Alone Together – From Dave McKenna to
New England Conservatory to Jessica Williams

One of the wonderful things about playing the piano is that you can make music when you are by yourself. In fact, that’s why many of our adult piano students chose to learn to play the piano rather than returning to their original instruments e.g. violin, clarinet, trumpet, etc.

Band and orchestral instruments are almost always played in an ensemble. As a result, when adults feel drawn to return to taking music lessons, they often choose piano lessons. The reason is obvious: they want to be able to enjoy learning to play the music they love in their own homes by themselves.

So in a sense, the title of today’s featured selection is apropos. Often when you play the piano you are alone. Yet at the same time you are playing each piece completely as if you were together with others in an ensemble.

This scenario really rang true for me this summer. Between the fact I was not playing in church on Sunday mornings during July, had a lighter piano teaching schedule since many of students were on vacation and because my jazz trio is no longer performing, I found myself alone together with my music at the piano.

So whether I was at our Hudson, MA piano studio playing the Yamaha P22 Studio Upright, at our Natick, MA piano studio playing the Yamaha P2 Studio Upright or at home playing my Yamaha P105 Digital Piano, I found myself alone and within a few short minutes, I felt together with my piano bopping to the music, tapping my foot and smiling.

Back in the late 1980s when I began performing as a solo jazz pianist, I purchased quite a few recordings (some on cassette if you can believe it) by pianist Dave McKenna. One of these was Dave McKenna Plays the Music Dancing in the Dark and Other Music by Arthur Schwartz. On it, I first heard Alone Together.

Although I think I tried playing through this terrific tune, I couldn’t get comfortable playing it. And so I put it aside. About a year or two later when I began work on my two Masters Degrees (Jazz Studies and Classical Composition) at New England Conservatory, it seemed like everybody in the jazz department was playing Alone Together.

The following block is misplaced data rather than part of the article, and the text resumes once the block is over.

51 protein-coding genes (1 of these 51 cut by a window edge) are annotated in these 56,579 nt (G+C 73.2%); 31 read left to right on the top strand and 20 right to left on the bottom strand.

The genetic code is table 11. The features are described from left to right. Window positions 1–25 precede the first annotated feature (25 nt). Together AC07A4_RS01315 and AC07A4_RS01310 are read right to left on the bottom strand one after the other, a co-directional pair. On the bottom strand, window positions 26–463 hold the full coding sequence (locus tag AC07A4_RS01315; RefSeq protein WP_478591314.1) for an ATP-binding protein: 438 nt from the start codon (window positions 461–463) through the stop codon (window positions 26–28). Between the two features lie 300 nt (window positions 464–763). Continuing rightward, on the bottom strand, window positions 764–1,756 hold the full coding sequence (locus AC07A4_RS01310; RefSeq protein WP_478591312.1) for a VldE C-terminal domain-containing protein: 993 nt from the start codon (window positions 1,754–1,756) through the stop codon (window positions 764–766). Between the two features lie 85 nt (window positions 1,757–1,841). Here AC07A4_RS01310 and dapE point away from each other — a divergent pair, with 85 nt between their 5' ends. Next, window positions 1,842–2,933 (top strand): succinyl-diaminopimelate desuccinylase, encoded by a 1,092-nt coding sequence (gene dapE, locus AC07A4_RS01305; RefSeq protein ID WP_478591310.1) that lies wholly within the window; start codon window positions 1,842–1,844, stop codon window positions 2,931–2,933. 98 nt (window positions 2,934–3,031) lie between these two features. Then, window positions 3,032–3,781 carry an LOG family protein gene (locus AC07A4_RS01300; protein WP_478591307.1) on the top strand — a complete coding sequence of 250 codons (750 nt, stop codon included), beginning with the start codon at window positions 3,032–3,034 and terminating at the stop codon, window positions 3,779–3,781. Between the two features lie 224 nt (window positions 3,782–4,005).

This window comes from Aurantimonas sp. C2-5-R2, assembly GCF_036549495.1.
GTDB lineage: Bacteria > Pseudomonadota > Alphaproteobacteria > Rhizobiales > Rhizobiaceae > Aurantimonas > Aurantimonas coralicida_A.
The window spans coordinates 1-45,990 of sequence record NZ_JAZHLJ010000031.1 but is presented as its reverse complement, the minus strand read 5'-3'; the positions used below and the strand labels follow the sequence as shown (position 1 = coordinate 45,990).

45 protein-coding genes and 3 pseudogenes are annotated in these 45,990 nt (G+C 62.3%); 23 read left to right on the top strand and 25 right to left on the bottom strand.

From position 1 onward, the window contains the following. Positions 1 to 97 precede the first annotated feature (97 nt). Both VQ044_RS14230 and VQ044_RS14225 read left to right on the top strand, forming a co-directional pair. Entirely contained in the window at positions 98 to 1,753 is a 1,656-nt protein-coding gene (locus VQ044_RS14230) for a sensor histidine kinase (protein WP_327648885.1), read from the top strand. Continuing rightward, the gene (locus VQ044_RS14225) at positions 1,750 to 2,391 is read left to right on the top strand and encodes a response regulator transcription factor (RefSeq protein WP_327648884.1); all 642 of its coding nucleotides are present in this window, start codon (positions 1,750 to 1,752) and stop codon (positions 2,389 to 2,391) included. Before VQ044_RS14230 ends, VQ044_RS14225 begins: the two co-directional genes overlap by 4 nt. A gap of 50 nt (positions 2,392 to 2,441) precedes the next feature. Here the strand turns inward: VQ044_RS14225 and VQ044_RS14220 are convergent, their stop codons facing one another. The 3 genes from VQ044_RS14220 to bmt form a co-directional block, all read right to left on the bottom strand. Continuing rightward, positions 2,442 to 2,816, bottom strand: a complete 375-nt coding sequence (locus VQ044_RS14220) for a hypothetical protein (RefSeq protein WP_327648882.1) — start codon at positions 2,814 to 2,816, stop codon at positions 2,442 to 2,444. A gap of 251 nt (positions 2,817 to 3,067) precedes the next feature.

As I recall, our jazz department chair person Hankus Netsky included this standard in one of my courses called Advanced Aural Training. Once again, other than doing the class assignment, I didn’t proceed toward truly learning this Arthur Schwartz and Howard Dietz classic.

Fast forward to 2016 and ran across a surprising announcement by jazz pianist Jessica Williams. For some reason, although every time I heard a recording by Jessica, I thought, “she’s really terrific-one of the greats”, I didn’t pay much attention to her specifically by listening to her recordings the way I’ve done with many jazz pianists.

Jessica’s announcement involved her health and finances. Due to a serious back injury and surgery, she lost her savings, her piano and her source of income (performing). I was in shock, and yet I know only too well about the realities of the music business regardless of your ability, experience and loyal fan base.

This time I did some serious listening to Jessica Williams and I’m glad I did. My Spotify playlist of her recordings contains 11 hours of music. The quality is stunning!!! Suffice it to say that I have spent a lot of my listening time in awe of Jessica’s versatility and artistry. And that’s what FINALLY got me to dig into Alone Together nearly 30 years after I first became familiar with this standard.

When you listen to my recording of Alone Together you will notice that I took the first chorus as rubato rendition. That is…..until the last couple of measures when I moved into swing tempo. Continuing with the second chorus and throughout the performance, I used “bass in 2”, 9th voicings in a modified stride piano style and of course walking bass for my accompaniment patterns. It’s a lot of fun to play and I hope you enjoy my version.

Usually, I like to cite a variety of examples of different performances of the featured selection. For today, I’ll make an exception and recommend that you listen to Jessica Williams’ Trio version of Alone Together, which begins with an extended solo piano introduction. This long beginning demonstrates her mastery of counterpoint and keyboard independence (right hand and left playing two different melodic lies at the same time). Of course, once the bass and drums enter, the performance really swings.

How would you like to be able to get into the magic of being alone and together by playing the music you love?

Not quite ready to do this on your own? You probably need some help to learn how to develop your piano playing. Our adult piano students certainly came to the same conclusion that you have.

When you take piano lessons at the Mascari Piano Studios from one of our patient, knowledgeable and encouraging piano teachers, you’ll get the help you need to learn to play the piano if you are a beginner, refresh your skills if you took lessons in the past or take your playing to the next level if you are more advanced. Whatever your skill level, you can learn to play or return to your favorite piano pieces in the style that suits you.

Fall is the perfect time to get started taking piano lessons at the Mascari Piano Studios. To find out if taking piano lessons at our Natick MA piano studio location or at our piano studio in Hudson MA location is right for you, contact us today.

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